An in-depth Web site feature often displayed with Middle East news stories on MSNBC.com includes sloppy errors and bias.
In an attempt to draw parallels between the two sides, USA Today's August 21 editorial "Nurture peace hopes" completely misrepresents current Israeli-Palestinian realities by trying to present an Israeli-Palestinian "cycle of tit-for-tat bloodshed." Israeli counter-terrorism is no more part of a "cycle of bloodshed" than police arresting murderers is part of a "cycle of crime."
The two homicide bombings that rocked the Middle East on August 19, 2003 – targeting in Baghdad UN workers who had come to rebuild the country, and in Jerusalem Jewish families with young children returning from prayer at the Western Wall – elicited early sympathetic reaction on BBC. But it didn’t take very long for the network’s Web site to start implying fault on Israel’s part.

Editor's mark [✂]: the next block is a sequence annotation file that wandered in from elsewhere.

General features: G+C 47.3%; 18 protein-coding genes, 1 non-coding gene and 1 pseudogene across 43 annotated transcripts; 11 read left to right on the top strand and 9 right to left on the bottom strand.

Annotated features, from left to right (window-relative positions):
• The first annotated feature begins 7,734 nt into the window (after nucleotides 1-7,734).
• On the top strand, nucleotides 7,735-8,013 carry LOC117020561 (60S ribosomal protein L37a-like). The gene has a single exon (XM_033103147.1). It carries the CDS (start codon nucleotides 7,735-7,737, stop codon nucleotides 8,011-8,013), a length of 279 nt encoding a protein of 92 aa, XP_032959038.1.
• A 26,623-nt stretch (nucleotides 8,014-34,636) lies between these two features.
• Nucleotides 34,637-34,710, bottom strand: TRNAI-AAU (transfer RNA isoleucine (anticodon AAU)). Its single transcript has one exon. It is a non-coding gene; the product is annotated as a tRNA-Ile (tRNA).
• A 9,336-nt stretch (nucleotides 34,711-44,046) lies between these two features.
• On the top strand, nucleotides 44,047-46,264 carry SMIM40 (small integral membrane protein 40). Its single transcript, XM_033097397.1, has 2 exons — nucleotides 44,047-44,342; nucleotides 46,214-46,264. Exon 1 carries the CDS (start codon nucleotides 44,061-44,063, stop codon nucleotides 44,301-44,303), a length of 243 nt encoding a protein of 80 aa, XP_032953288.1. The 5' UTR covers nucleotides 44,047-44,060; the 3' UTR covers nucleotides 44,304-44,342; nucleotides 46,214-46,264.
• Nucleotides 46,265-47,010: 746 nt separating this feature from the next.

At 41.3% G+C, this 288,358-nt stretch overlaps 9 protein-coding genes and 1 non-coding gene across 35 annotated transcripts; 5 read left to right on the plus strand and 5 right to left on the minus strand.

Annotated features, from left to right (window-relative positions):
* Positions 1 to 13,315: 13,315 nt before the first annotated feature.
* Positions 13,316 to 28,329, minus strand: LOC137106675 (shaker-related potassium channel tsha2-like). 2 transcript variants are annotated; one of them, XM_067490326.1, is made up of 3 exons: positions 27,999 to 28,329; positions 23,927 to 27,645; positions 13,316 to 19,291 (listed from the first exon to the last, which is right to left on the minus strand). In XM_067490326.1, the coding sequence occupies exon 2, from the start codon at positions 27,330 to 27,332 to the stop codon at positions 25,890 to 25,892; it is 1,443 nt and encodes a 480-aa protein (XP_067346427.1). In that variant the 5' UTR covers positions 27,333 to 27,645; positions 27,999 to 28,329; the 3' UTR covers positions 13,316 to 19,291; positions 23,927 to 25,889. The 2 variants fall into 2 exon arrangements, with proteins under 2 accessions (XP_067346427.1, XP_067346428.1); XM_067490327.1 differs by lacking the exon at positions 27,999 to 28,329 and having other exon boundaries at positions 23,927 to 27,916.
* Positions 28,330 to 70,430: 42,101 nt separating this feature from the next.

Bruce Drake, NPR's Vice President for News, sent a letter to CAMERA on August 9 protesting that a recent article on our website had included a "serious distortion of NPR's policies and practices" regarding which of NPR's Middle East broadcasts are available on the network's website. We do not agree with Mr. Drake's allegation. Below, the relevant section of Mr. Drake's letter, followed by CAMERA's reply:
Newspaper columnists have the right to express whatever opinion they want, but they do not have the right to disseminate inaccuracies, distortions or fabrications and present them as facts. Bryan Shuck, a student from the St. Louis Community College (Meramec campus), wrote an inflammatory column riddled with errors, including paraphrases that are the opposite in meaning to the actual quotations.